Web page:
“With supermajority Republican control — House and Senate,” Gruters continued, “there is little appetite to expand government.”
He urged supporters of a Town of Siesta Key to keep calling Rep. Buchanan.
Gruters also pointed out that, early this year, when the Delegation comprised six members — before the redistricting made necessary by results of the 2020 Census — Rep. Will Robinson Jr., R-Bradenton, Rep. Tommy Gregory, R-Sarasota, and Buchanan were opposed to raising taxes, even though Siesta residents were in favor of that. Therefore, those three Delegation members all voted “No,” which resulted in a 3-3 tie. Thus, no local bill was filed in the 2022 session of the Legislature.
Even if the Town of Siesta Key became a reality, Hensey explained, the residents still would have to pay the Sarasota County millage rate each year.
During his remarks, Gruters also noted that Save Siesta Key and island residents backed him and McFarland in their re-election bids this year. “Siesta Key was there for us.”
He urged the audience members to use the same energy they demonstrated during the election in urging Buchanan and Rep. Grant to support the incorporation initiative.
“Everything in politics is a team,” Gruters added. “I hope this year we can find a little bit more success.”
McFarland also talked about the fact that she had spoken with her fellow House members last year about Siesta Key residents’ desire to have their own municipality. “A year of having an idea in your head is very, very helpful,” she noted.
Moreover, she continued, Save Siesta Key doubled the proposed town millage rate from 0.25 mills to 0.5 mills, and its consultant created a new feasibility study for incorporation, in response to concerns that legislators voiced during the Delegation meeting in January.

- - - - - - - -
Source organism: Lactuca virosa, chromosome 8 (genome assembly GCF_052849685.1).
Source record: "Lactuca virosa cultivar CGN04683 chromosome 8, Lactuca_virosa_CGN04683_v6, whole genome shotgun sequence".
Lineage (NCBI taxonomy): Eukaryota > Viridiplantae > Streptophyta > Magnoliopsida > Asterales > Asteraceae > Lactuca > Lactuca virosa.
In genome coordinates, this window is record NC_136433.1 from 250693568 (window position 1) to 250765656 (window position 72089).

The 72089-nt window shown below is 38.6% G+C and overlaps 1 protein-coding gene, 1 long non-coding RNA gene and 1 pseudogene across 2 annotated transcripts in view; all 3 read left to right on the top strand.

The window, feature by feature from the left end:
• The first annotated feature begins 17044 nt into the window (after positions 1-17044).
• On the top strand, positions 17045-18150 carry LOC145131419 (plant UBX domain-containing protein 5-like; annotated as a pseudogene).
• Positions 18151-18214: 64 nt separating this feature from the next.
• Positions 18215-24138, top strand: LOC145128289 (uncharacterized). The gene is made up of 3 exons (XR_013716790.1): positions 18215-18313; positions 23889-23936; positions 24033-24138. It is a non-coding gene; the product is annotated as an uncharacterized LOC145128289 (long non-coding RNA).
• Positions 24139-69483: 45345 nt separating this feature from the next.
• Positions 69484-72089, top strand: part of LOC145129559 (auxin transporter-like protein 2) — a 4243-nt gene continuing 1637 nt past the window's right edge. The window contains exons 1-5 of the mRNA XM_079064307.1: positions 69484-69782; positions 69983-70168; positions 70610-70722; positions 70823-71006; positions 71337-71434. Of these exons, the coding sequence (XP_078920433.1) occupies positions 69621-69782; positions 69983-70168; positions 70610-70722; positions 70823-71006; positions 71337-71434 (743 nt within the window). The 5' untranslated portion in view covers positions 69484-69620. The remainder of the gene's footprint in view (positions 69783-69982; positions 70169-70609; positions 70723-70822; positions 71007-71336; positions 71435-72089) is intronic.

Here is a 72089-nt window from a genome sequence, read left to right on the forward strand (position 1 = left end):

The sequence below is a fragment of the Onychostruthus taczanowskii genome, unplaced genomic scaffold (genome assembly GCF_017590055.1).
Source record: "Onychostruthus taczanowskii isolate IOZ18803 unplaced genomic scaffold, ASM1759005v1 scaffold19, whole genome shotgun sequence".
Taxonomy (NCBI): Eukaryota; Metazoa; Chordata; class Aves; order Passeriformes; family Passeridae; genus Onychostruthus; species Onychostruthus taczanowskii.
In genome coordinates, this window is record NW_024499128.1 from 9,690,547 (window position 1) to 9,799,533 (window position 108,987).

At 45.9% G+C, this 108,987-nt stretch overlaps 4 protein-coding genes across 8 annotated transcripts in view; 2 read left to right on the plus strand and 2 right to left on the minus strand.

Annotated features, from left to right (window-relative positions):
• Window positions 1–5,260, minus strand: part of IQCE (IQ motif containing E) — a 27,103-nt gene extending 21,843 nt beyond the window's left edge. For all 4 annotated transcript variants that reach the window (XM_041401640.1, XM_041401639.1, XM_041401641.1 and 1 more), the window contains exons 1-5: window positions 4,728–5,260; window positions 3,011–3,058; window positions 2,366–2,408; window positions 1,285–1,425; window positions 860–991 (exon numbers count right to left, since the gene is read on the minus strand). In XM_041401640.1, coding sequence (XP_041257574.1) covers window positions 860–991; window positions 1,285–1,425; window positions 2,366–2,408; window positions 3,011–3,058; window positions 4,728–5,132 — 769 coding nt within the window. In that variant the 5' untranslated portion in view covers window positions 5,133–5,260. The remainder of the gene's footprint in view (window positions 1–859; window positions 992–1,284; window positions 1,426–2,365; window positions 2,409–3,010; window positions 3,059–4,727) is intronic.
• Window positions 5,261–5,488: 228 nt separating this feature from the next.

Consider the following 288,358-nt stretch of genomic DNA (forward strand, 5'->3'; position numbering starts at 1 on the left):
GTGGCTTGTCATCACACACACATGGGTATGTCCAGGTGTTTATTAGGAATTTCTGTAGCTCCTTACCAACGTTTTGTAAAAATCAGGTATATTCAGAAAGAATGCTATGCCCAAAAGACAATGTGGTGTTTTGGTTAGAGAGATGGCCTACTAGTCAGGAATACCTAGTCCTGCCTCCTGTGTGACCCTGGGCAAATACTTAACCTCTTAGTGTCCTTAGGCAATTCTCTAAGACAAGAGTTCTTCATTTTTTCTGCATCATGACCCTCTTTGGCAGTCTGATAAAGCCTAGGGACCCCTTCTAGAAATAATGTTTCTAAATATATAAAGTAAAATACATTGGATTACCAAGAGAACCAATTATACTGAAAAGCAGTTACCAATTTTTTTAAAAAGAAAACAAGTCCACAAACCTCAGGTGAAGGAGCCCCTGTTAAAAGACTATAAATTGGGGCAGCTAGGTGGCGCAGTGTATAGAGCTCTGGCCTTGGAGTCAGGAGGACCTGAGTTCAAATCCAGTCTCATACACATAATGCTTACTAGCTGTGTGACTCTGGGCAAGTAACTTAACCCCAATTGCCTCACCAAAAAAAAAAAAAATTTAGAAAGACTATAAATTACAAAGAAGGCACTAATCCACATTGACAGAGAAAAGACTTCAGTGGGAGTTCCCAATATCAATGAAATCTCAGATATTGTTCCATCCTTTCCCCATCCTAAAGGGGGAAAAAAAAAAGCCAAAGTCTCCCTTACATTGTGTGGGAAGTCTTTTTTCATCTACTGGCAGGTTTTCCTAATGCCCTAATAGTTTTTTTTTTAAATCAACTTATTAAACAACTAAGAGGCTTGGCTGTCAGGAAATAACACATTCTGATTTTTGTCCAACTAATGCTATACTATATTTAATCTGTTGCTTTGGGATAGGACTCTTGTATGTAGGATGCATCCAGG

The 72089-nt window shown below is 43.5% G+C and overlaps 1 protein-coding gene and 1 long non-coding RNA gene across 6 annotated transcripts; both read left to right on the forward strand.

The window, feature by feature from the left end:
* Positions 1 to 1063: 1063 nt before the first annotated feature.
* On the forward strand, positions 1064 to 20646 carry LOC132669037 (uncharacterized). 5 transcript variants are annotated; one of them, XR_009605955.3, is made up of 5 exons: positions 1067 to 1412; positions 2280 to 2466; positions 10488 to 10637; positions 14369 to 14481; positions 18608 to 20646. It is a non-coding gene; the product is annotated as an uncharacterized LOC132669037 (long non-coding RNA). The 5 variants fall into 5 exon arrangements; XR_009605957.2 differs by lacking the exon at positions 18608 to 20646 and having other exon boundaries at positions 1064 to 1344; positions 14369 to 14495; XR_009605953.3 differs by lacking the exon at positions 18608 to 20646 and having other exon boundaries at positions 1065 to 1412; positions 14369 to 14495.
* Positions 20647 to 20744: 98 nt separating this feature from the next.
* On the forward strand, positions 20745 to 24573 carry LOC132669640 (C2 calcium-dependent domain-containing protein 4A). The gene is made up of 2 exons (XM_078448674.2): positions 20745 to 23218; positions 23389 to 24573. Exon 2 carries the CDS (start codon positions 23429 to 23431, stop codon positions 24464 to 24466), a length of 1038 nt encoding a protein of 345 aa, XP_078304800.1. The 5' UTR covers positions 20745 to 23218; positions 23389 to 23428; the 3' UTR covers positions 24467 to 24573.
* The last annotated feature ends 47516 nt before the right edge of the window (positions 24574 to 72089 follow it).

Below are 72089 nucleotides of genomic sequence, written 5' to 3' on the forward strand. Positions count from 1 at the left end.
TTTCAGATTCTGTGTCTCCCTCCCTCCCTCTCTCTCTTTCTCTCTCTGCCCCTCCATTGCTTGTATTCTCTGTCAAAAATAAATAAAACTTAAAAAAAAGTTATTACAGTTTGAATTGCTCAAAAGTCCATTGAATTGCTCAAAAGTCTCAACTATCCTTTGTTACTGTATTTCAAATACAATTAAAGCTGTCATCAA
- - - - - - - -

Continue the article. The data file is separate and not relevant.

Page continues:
Save Siesta Key also has changed its lawyers and its lobbyists, she said.
Given all of those facts, McFarland told the audience, “I feel more optimistic this session.”
Hoping to ‘preserve the charm of our island’
As Save Siesta Key leaders have explained, the portion of the Key they are focused on is within the jurisdiction of Sarasota County. They are not working on any plan to include the northern part of the island, which is within the City of Sarasota’s jurisdiction.
To underscore the support for incorporation, Gruters asked how many audience members that night were in favor of it — just as Hensey had done shortly after the start of the meeting. As they did in response to Hensey’s question, almost every person put a hand in the air.
Mirroring McFarland’s earlier remark, Gruters said, “The fact that you are here tonight means a lot.”
As Hensey explained early on during the meting, the primary reasons for the launch of the incorporation initiative in 2021 were the County Commission’s approval of two high-rise hotels on Siesta Key — one on the edge of Siesta Village; the other, on Old Stickney Point Road — plus the growing number of “hotel houses.” The latter are residential structures that have replaced many homes near the beach in recent years. They are constructed to sleep 20 or more guests and typically rented through online platforms such as Airbnb, TripAdvisor and HomeAway.com.
Residents have complained for years at Siesta Key Association meetings that many of the visitors who occupy those houses have late-night, noisy parties; that their vehicles abound in the yards of the houses and along the streets; and that garbage left out days in advance of the Waste Management collections draws vermin while proving unsightly.
“We just want to preserve the charm of our island,” Hensey said.